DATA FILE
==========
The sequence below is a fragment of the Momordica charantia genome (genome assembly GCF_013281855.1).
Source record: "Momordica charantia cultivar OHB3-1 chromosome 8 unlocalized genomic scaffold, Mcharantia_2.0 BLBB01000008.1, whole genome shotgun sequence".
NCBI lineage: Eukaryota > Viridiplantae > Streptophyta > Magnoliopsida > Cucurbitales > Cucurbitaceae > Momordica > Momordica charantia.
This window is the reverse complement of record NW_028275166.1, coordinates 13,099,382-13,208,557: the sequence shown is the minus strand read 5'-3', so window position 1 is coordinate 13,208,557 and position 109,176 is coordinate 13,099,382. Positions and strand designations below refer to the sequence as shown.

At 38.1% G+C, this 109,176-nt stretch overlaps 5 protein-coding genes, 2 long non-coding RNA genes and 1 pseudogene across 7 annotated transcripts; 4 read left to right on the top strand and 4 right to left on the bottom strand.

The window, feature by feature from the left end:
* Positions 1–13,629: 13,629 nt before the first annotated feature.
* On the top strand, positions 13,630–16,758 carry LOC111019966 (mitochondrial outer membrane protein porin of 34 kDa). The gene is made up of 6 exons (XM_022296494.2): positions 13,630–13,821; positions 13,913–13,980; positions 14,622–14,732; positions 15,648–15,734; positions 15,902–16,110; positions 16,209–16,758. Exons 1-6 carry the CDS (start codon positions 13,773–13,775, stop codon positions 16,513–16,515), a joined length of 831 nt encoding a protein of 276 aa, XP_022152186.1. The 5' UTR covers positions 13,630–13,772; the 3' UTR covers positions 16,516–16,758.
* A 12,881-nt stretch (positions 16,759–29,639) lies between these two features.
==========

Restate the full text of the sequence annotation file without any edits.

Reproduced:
The sequence below is a fragment of the Momordica charantia genome (genome assembly GCF_013281855.1).
Source record: "Momordica charantia cultivar OHB3-1 chromosome 8 unlocalized genomic scaffold, Mcharantia_2.0 BLBB01000008.1, whole genome shotgun sequence".
NCBI lineage: Eukaryota > Viridiplantae > Streptophyta > Magnoliopsida > Cucurbitales > Cucurbitaceae > Momordica > Momordica charantia.
This window is the reverse complement of record NW_028275166.1, coordinates 13,099,382-13,208,557: the sequence shown is the minus strand read 5'-3', so window position 1 is coordinate 13,208,557 and position 109,176 is coordinate 13,099,382. Positions and strand designations below refer to the sequence as shown.

At 38.1% G+C, this 109,176-nt stretch overlaps 5 protein-coding genes, 2 long non-coding RNA genes and 1 pseudogene across 7 annotated transcripts; 4 read left to right on the top strand and 4 right to left on the bottom strand.

The window, feature by feature from the left end:
* Positions 1–13,629: 13,629 nt before the first annotated feature.
* On the top strand, positions 13,630–16,758 carry LOC111019966 (mitochondrial outer membrane protein porin of 34 kDa). The gene is made up of 6 exons (XM_022296494.2): positions 13,630–13,821; positions 13,913–13,980; positions 14,622–14,732; positions 15,648–15,734; positions 15,902–16,110; positions 16,209–16,758. Exons 1-6 carry the CDS (start codon positions 13,773–13,775, stop codon positions 16,513–16,515), a joined length of 831 nt encoding a protein of 276 aa, XP_022152186.1. The 5' UTR covers positions 13,630–13,772; the 3' UTR covers positions 16,516–16,758.
* A 12,881-nt stretch (positions 16,759–29,639) lies between these two features.